fees charged to non-California residents are intended to cover
the cost of the subsidy that is generated by California
taxpayers. Currently, CCC charges $36 per unit for California
residents and $244 per unit to those who have not established
California residency.

Other states . All states appear to require a veteran be a state
resident in order to qualify for in-state tuition/fee, and state
policies on spouses and dependents also require the veteran be a
state resident.

What benefit does this bill provide ?

1)Veterans from other states would be charged nonresident fees
during their first year while they establish residency. The
Post-GI Bill benefits fund a student's in-state tuition and
fees for 36 months. Thus, this bill would provide a subsidy
equaling the difference between the resident and non-resident
fees at the student's college for four academic years. The
Committee may wish to consider whether it is appropriate to
provide this subsidy to students who do not have to
demonstrate any intent to make California their home or
support its public services, including higher education.








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2)A student with resident classification is eligible for a Board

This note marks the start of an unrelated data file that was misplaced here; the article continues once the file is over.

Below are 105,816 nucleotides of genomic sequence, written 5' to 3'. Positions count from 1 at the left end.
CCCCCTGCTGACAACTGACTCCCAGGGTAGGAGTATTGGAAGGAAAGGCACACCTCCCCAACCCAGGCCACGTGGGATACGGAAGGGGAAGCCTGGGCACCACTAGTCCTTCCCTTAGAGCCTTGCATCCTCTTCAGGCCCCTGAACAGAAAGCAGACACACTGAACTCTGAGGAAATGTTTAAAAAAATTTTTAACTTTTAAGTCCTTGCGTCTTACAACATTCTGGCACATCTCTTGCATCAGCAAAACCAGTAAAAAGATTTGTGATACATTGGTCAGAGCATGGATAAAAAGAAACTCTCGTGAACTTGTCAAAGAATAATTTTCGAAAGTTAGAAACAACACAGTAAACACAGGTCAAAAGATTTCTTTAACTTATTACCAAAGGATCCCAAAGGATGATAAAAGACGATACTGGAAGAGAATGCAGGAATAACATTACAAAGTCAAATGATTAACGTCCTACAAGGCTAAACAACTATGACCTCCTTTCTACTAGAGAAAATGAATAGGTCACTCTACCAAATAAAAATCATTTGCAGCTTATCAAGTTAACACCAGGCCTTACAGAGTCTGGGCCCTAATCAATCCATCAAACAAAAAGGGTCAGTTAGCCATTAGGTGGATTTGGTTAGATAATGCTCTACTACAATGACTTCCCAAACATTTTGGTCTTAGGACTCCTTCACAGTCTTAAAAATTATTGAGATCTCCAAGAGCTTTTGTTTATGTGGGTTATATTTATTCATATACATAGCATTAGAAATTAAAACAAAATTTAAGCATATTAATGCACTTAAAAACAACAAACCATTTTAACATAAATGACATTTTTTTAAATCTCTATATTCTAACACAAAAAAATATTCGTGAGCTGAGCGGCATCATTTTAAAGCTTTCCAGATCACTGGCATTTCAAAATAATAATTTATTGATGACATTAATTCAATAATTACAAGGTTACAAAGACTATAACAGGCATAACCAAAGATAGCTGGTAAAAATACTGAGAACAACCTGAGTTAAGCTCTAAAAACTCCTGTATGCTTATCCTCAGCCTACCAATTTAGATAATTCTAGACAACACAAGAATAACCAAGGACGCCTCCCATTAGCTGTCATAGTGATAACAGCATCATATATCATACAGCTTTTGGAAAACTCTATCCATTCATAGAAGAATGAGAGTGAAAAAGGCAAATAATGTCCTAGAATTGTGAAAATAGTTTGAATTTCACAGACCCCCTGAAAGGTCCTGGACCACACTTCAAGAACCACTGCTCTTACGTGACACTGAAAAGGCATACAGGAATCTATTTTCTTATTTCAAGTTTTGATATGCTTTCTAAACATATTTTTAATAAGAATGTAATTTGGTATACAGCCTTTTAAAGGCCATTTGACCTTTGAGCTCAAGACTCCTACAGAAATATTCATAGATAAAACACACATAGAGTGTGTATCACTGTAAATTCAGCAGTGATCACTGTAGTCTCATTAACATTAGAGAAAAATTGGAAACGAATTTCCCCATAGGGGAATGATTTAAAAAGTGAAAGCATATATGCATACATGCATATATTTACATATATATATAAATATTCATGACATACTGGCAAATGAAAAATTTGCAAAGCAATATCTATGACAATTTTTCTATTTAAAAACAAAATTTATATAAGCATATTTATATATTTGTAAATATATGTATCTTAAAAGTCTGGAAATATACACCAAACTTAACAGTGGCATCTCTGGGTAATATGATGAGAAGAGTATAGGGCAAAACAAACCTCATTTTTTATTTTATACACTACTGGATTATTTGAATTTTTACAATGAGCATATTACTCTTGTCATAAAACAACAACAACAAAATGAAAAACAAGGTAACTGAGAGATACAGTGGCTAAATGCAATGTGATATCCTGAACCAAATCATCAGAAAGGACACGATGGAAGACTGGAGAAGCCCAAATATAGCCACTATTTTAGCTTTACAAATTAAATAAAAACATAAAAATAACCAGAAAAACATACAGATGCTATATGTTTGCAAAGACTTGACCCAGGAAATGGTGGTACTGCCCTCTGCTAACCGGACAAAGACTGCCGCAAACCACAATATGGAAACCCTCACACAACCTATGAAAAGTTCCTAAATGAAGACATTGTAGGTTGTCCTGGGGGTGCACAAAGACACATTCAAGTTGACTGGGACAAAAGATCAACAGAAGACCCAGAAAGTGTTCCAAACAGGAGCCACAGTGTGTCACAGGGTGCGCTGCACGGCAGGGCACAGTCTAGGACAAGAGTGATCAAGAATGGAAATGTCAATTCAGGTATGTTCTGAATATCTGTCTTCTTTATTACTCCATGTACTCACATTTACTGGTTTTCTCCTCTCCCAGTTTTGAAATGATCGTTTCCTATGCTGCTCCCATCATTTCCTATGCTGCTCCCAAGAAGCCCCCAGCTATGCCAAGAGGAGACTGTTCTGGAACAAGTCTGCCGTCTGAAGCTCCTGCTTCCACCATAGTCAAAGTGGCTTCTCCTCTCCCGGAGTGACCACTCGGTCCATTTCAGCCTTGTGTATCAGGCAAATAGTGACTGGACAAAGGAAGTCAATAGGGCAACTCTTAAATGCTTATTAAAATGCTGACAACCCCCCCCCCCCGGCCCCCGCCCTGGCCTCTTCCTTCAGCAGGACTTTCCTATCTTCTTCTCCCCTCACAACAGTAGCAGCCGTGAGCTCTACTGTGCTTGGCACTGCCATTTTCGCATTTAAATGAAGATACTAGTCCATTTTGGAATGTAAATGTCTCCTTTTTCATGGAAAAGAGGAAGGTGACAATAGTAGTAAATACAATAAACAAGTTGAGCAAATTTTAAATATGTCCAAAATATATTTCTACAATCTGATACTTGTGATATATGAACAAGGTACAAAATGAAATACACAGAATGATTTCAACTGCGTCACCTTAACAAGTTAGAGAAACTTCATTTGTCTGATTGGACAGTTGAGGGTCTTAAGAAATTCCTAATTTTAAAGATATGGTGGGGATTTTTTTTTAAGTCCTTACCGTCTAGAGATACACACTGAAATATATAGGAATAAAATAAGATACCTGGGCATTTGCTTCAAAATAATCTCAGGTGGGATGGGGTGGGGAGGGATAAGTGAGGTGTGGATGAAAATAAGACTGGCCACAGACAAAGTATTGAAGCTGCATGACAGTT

of Governors Fee Waiver; however, a veteran would probably use
his or her Post-9/11 GI Bill benefits to cover fees in order
to receive the stipend for housing and living expenses.

Recent hearing on student veteran issues . On February 28, 2012,
the Assembly Higher Education and Assembly Veterans Affairs
Committees held a joint oversight hearing on the challenges
facing California student veterans. Several students and
representatives from the higher education institutions spoke for
the need for more resources for veterans services, including
more transition assistance, improving outreach and campus-based
programs, and easing the matriculation of prior military
learning. The Committee may wish to consider whether funding
fee waivers for out-of-state CCC student veterans should be a
priority in light of the need to improve services for California
student veterans whose taxes help support their colleges and
universities.

Related legislation . AB 2250 (Gaines), which is set for hearing
in this Committee on March 27, 2012, would remove the one-year
residency requirement for veterans and their spouses. AB 38
(Salas, 2009), which died in the Assembly Appropriations
Committee, would have waived nonresident tuition for one year.
SB 272 (Runner), Chapter 356, Statutes of 2007, as introduced
would have waived the one-year residency requirement for former
military members. This provision was deleted from the chaptered
version. AB 2472 (Wyland) of 2006, was substantially similar to
this bill and was held in the Assembly Appropriations Committee.


REGISTERED SUPPORT / OPPOSITION :

Support

Board of Governors of the California Communit Colleges

Opposition

>

Analysis Prepared by
: Sandra Fried / HIGHER ED. / (916)
319-3960